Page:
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Executing Groovy Programs in-memory

Posted by driscoll on April 14, 2012 at 3:37 PM PDT

Now that we've gone over some Groovy basics, it's time to switch back to writing in the Java language, and talk about how to run Groovy programs inside your Java programs.  Like most general purpose programming languages, there's more than one way to do things in Groovy, and that's never more true when it comes to executing Scripts - I once counted 7 ways to use the String "System.exit(0)" to shut down the VM, and I'm quite sure that I missed a few.  For this example, we'll use the method I consider to be the best and most extensible, which uses the class GroovyShell.

Before we get started, be sure to include the Groovy libraries in your Java class path, so that you can use the same classes as Groovy.  In the current distro, it's the file named groovy-all.jar.    Once that's there, you should be able to execute the following code:

 

import groovy.lang.GroovyShell;
import groovy.lang.Script;

public class Test {

    public static void main(String[] args) {
        GroovyShell shell = new GroovyShell();
        shell.evaluate("println 'hello world'");

    }
}

 

I won't bother including the surrounding cruft in the future, but wanted to illustrate that this is just a (very) simple Java program.  We create a GroovyShell object, and call the evaluate method on it, passing a String.  That String, in turn, is evaluated by the Groovy parser, a class is (invisibly) created, and the class is run - the end result is that "hello world" is printed to std out.

There's a problem with this code though - it's kinda slow.  About 10ms on my machine (for a warm run, where all the required classes are already loaded and initialized - the initialization is actually 300ms, but that's a one time hit).  Now, that might be perfectly acceptable for your application - but if you're going to be executing this thing multiple times, that could really add up in a multiuser environment.  One of the things that's happening here is a full compile of the generated script code.  And while compiler technology has certainly gotten faster in the last few years, it'd be nice to skip that step on occasion.  The GroovyShell API offers a way to separate out the compilation and execution steps.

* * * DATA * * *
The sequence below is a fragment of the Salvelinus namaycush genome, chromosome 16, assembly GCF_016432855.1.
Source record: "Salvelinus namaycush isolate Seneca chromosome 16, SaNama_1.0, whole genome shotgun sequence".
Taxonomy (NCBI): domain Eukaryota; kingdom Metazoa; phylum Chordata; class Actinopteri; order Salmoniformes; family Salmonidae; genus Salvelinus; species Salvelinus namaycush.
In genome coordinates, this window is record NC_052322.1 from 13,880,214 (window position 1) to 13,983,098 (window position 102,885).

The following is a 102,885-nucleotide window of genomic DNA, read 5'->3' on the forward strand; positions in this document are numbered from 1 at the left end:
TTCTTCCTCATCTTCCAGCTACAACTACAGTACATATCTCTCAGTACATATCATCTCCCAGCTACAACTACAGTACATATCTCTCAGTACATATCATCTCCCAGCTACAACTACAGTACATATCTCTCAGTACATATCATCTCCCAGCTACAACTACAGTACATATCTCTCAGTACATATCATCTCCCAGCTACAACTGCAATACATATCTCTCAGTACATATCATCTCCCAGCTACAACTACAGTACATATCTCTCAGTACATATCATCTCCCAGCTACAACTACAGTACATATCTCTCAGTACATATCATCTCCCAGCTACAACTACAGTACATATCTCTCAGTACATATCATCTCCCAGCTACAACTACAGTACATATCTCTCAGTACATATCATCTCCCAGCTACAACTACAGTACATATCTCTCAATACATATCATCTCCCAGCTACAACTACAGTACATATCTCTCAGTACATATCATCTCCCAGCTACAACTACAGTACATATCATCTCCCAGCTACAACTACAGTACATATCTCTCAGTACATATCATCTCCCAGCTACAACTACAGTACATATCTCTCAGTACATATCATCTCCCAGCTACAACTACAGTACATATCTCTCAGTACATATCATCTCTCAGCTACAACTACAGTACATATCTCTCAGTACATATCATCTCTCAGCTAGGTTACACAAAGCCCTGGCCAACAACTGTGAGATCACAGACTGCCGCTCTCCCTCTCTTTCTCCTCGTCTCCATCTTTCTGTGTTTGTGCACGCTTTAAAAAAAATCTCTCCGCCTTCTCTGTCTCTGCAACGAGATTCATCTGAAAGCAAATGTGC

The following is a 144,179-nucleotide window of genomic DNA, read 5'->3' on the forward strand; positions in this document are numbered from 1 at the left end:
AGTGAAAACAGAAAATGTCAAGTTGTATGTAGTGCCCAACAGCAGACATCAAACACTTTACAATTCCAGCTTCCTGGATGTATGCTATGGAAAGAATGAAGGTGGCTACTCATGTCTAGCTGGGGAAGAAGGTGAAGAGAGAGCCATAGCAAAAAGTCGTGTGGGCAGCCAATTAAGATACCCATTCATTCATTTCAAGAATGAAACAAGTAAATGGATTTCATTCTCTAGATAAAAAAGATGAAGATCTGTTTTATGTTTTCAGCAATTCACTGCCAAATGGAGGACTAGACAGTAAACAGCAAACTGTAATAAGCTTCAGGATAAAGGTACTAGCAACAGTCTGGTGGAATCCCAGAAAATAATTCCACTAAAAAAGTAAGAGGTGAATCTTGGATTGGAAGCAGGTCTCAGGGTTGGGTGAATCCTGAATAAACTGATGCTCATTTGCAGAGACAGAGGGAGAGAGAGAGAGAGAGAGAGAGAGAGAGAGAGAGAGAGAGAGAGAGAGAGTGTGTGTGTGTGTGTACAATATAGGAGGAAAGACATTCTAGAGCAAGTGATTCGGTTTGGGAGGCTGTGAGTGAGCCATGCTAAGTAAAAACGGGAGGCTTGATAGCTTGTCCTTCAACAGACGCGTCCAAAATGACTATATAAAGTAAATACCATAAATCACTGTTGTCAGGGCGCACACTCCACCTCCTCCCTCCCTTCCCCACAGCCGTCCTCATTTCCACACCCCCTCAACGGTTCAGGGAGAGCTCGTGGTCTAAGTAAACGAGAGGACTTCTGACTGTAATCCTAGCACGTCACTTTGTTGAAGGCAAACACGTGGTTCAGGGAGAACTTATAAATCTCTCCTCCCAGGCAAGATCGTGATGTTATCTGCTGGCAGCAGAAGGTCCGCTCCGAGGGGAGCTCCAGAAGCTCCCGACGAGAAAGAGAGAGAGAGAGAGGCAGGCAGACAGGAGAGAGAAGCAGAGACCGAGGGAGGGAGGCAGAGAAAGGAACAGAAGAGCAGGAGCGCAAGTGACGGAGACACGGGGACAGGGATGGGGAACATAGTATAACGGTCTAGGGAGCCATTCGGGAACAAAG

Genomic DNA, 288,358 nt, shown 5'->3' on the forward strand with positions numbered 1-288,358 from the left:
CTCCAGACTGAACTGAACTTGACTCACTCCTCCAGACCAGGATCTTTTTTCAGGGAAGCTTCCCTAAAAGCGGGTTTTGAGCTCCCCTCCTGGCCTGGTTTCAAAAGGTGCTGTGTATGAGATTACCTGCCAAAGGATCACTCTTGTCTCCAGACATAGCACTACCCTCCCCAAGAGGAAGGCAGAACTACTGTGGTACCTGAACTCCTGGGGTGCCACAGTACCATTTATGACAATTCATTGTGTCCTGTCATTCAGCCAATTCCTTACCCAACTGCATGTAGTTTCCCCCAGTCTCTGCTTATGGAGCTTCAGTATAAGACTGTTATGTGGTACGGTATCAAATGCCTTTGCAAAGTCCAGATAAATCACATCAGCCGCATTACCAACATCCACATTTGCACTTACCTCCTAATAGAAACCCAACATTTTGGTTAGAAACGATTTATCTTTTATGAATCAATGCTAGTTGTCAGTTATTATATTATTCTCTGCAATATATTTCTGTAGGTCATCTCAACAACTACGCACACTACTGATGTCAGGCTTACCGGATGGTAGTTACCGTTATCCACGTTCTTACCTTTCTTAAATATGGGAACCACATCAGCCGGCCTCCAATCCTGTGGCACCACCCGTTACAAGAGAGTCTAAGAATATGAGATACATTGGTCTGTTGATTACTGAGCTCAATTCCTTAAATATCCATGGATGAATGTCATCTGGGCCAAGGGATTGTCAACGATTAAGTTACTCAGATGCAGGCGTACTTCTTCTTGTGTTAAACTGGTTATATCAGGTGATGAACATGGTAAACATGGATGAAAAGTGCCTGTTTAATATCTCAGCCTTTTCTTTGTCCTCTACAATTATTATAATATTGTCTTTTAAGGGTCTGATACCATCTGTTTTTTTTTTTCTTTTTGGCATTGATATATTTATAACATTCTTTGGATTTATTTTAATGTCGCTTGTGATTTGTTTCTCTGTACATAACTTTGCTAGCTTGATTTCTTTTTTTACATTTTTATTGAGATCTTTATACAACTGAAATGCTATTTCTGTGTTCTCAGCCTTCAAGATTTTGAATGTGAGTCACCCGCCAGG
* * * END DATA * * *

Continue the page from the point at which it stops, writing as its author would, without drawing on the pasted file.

GroovyShell shell = new GroovyShell();
Script script = shell.parse("println 'hello world'");
script.run();

 

Here, we've separated out the compile phase from the run phase.  The compile phase still takes 10ms, but the run phase only takes whatever the Java class run time is.  In this case, it's a sub 1ms run time.  This separation also opens things up for us to use other APIs as well, and we're going to use this technique going forward.

Under the hood, here's what's happening:  Groovy is taking your input String, and converting it into a class, of type Script.  Script contains a method, run.  The contents of that run method are populated with the parsed contents of the String you pass in as an argument.  So, when we call script.run(), the println method is called, which prints out the message.  One last important note is that the run method actually returns Object - so we can also use these scripts to compute values.  And if you don't specify a return, the final statement executed in the script will be automatically returned as the value.  Thus, if the final line in your script is "x < y", the run method will return a Boolean equal to whatever the result of the comparison is.  You can also define inline methods (as we did in the intro post I did), and those methods will be placed on the generated Script - you can even access those methods via reflection.

Next up, using the Groovy Binding class.

(As usual, this article is cross posted on my main blog site.)

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